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Habitat Restoration Techniques

NOAA Habitat Restoration Monitoring Map (NOHARM)

The goal of habitat restoration is to rebuild a healthy, functioning natural ecosystem that works as it did before it was polluted or destroyed. The NOAA Restoration Center works throughout the United States to restore coastal habitats using a variety of techniques. These projects can either use active restoration, which includes "on-the-ground" or "dirt-moving" activities, or passive restoration, which involves changes to management practices and use of landscapes.

Techniques at a Glance

Typical active restoration techniques include:

  • Removal of fish passage barriers
  • Oyster reef construction with natural materials
  • Re-vegetation of riparian (rivers and streams) and wetland areas

Typical passive restoration techniques include:

  • Installation of fencing to minimize cattle access to a stream
  • Minimization of vehicular access to estuary and beach
  • Purchase of conservation easements

Habitat Restoration Monitoring

NOAA staff observe coral nurseries in the Florida Keys

It is important to monitor and assess restoration projects to ensure that the money, time, and effort invested are being efficiently and effectively spent. Successful monitoring can prevent many problems associated with restoration projects, by providing early warning signals if a project is not on track, improve ongoing project coordination, and enhancing future planning to ensure that project goals are being met. Whenever possible, monitoring protocols should be determined before the first shovel strikes the ground and before any measurements are taken in the field.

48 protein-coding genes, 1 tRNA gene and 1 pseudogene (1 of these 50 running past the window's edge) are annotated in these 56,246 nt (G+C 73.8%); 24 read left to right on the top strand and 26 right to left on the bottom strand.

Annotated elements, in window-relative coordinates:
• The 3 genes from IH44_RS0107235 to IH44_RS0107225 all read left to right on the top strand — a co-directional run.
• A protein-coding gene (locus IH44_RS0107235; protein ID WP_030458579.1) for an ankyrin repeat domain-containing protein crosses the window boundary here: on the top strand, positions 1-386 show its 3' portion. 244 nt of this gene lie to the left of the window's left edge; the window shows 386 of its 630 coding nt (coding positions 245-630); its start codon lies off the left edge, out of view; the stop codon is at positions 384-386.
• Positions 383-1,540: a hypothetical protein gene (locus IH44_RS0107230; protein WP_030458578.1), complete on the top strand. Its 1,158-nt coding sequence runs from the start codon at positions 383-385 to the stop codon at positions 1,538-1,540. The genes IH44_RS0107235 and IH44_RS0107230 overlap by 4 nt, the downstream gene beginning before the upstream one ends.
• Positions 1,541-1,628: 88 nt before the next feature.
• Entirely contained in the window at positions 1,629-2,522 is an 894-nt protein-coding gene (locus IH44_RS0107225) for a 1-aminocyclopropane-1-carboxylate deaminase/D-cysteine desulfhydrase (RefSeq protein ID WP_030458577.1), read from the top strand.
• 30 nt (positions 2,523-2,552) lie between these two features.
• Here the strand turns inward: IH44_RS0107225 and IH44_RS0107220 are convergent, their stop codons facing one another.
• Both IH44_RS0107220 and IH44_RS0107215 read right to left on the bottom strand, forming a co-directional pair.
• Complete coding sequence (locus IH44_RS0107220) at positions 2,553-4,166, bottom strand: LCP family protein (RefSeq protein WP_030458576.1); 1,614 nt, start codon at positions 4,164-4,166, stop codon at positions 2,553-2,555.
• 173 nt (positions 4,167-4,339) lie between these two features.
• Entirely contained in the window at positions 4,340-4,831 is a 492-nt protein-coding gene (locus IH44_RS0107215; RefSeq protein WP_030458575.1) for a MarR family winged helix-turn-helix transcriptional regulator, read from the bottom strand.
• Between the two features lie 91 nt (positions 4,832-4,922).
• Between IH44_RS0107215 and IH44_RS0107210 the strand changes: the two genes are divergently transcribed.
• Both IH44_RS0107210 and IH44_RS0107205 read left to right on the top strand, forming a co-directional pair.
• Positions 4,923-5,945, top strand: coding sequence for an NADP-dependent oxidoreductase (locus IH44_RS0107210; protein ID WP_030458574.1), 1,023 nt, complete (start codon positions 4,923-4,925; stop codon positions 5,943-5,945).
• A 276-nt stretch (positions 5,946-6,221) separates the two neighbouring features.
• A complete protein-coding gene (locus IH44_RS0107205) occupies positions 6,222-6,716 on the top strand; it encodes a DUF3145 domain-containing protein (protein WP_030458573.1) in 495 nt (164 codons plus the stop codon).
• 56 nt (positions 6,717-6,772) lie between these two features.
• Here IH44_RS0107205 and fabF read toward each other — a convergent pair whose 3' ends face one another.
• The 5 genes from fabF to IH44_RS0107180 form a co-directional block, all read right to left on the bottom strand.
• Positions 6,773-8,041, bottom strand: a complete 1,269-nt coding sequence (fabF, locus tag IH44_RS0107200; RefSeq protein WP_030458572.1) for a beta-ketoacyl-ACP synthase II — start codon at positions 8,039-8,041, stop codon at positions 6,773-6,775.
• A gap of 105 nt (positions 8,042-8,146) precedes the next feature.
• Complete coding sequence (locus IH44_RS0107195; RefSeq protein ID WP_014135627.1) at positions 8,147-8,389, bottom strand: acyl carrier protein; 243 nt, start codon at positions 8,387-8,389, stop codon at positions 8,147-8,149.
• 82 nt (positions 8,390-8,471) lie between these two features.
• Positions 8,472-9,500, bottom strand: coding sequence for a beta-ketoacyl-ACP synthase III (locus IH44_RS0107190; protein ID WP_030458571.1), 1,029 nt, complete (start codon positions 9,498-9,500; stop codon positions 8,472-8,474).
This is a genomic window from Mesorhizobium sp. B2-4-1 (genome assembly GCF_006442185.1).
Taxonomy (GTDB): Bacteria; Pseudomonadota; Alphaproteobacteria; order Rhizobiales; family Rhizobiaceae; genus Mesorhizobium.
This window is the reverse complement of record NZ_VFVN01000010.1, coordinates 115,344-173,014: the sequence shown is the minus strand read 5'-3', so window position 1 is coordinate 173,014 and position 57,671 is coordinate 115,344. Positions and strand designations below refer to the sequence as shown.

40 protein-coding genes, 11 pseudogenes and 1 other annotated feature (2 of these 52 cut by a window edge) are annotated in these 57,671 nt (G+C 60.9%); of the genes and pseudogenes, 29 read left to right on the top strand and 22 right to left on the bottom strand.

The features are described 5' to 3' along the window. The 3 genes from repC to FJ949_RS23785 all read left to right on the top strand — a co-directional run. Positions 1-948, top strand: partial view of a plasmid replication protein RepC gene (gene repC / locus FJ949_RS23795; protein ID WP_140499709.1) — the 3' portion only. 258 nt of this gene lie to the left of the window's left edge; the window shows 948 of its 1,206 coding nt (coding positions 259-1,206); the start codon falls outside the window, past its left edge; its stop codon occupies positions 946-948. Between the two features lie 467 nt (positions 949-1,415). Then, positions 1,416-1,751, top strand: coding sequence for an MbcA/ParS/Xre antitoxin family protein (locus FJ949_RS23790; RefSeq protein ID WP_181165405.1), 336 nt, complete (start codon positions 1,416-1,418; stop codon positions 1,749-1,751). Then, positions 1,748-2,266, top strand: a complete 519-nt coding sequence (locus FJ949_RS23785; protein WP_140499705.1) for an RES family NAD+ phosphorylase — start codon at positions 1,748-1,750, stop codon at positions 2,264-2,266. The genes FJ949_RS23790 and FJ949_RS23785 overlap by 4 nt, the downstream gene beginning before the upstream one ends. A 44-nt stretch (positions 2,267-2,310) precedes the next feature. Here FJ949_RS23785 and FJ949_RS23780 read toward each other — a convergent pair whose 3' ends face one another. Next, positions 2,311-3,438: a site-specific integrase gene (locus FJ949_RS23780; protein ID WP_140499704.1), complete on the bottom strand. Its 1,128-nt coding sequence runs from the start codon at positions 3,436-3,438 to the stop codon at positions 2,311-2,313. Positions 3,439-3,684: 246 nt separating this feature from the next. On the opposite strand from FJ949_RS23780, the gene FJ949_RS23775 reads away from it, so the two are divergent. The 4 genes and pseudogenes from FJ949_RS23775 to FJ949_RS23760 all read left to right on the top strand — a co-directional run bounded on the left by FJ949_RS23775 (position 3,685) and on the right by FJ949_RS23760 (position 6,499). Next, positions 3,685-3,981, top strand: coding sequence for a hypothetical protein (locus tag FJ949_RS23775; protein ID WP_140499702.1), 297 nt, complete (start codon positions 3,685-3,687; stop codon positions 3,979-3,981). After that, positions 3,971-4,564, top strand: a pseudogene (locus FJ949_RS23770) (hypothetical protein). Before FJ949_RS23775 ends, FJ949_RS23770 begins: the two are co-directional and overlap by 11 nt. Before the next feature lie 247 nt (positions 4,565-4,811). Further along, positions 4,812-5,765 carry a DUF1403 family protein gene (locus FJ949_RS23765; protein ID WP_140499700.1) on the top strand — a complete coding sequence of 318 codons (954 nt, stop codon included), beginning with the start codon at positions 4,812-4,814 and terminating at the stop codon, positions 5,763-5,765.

The NOAA Restoration Center requires its partners to monitor each of the projects it funds.

Monitoring at a Glance

There are four main types of project monitoring:

  1. Pre-implementation monitoring—Provides baseline information to compare with post-implementation data to determine whether the restoration is having the desired effect.
  2. Implementation monitoring—Ensures the project is being implemented as planned and identifies needed modifications.
  3. Effectiveness monitoring—Enables restoration practitioners to evaluate whether a specific project has met its objectives.
  4. Validation monitoring—Allows restoration practitioners to determine whether long-term restoration goals are being achieved.